8) Maron Anpan, a Chestnut Delicacy
The Maron Anpan for 160 yen will remind you of the Mont Blanc, one of Japan's favorite desserts. Its rich chestnut flavor and gentle sweetness bring a little bit of the beauty of autumn to your taste buds, regardless of the season.
9) Nishoku Mamepan: Two Colors and Lots of Textures to Explore
Another big Matoba recommendation is the Nishoku Mamepan, or two-colored bean bun, for 160 yen. This colorful delicacy is filled with plenty of both homemade red kidney bean and sweet pea paste, as well as with some whole beans and peas. This makes for a wonderful blend of different flavors and textures!
10) Tenshin Amaguri Anpan, the Fusion of Shiroan and Chestnut
Tenshin amaguri can be translated to roasted chestnut and is a popular street food in Japan, having its origins in China. Of course, Matoba has a bean bun version of this delightful snack! Indulge in the very subtle sweetness of chestnut combined with white bean paste for 160 yen - the finely chopped chestnuts in the paste make for a wonderful texture.
11) Kusadango Anpan and its Authentic Japanese Sweets Flavor
The amazing Kusadango Anpan for 180 is characterized by its round shape, filled with plenty of koshian (fine red bean paste) and actual mochi, or rice cake! Koshian and mochi are a favorite combination when it comes to Japanese sweets and desserts, so seeing a bean bun version of this unique flavor makes us very happy.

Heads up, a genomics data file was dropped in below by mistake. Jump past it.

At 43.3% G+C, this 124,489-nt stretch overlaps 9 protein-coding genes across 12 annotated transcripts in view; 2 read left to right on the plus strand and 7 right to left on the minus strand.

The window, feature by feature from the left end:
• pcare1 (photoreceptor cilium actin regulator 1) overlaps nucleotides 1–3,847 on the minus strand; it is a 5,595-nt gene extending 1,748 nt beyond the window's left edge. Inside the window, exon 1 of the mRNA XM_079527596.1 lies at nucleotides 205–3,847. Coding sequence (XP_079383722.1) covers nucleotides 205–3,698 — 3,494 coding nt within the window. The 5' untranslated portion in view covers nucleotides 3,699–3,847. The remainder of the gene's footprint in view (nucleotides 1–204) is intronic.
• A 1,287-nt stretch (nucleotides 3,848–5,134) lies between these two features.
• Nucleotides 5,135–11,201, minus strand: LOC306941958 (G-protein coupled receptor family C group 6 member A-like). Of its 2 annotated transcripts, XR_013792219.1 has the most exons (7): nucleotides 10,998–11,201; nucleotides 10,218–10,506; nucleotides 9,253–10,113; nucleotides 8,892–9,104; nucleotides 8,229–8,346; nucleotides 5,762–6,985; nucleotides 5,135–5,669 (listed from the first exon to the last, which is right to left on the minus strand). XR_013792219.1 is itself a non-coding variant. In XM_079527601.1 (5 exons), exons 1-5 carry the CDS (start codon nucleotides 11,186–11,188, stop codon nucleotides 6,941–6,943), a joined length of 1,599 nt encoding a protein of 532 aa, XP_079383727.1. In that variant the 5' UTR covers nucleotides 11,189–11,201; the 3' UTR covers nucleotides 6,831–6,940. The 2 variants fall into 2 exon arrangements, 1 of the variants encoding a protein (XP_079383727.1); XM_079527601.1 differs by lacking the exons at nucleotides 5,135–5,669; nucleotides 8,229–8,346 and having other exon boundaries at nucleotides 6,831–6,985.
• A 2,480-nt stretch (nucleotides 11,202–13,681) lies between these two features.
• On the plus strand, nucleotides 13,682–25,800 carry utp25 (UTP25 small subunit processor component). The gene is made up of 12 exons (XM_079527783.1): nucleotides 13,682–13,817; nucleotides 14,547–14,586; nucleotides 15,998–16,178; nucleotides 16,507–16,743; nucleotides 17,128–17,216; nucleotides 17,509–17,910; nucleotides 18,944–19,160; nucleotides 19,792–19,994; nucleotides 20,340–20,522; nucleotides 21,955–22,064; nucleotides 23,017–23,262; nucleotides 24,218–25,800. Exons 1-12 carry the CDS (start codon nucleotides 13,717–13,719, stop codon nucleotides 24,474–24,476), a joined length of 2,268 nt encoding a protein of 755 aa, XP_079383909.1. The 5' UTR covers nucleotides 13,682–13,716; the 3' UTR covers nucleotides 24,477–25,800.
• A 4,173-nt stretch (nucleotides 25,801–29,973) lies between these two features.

12) Kurogoma Anpan: Dark Sesame Delights
The kurogoma anpan, or black sesame bean bun, for 160 has a rich and flavorful sesame paste inside the fluffy bread. Due to the moist, thick filling, this bean bun is for big eaters.
13) Yakiimo Anpan, the Authentic Sweet Potato Experience
Another favorite street food of Japan is yakiimo, or grilled sweet potato. Matoba's bean bun version of this snack is called the Yakiimo Anpan and is available for 160 yen. We highly recommend enjoying the sweet potato bean bun after warming it up a bit for an authentic yakiimo experience!
14) Shio Anpan (Ogura): Harmony of Sweet and Salty
The Shio Anpan (Ogura) for 160 yen is not only filled with the coarse red bean paste called ogura, but also has a distinctive salty flavor that harmonizes surprisingly well with the beans' natural sweetness. The combination of sweet and salty is famous in Japan, so this bean bun specialty naturally has a lot of fans.
15) Kurogoma Kinako Anpan: Roasted Soybean Flour Marries Black Sesame
You already know the black sesame bean bun introduced with 12), but our final anpan showcase adds another flavor to the tasty bread.
The Kurogoma Kinako Anpan for 160 is coated in roasted soybean flour called kinako. This Japanese specialty flour is known for its distinctive taste and it harmonizes just great with the rich taste of sesame paste.
That's it for our Andesu Matoba bean bun special - now all you have to do is choose your favorite!
Hours: 8:00 a.m. - 6:00 p.m.
Closed: Sundays, national holidays
- Address 3-3-2 Asakusa, Taito-ku, Tokyo-to 111-0032
Written by: Hanatomo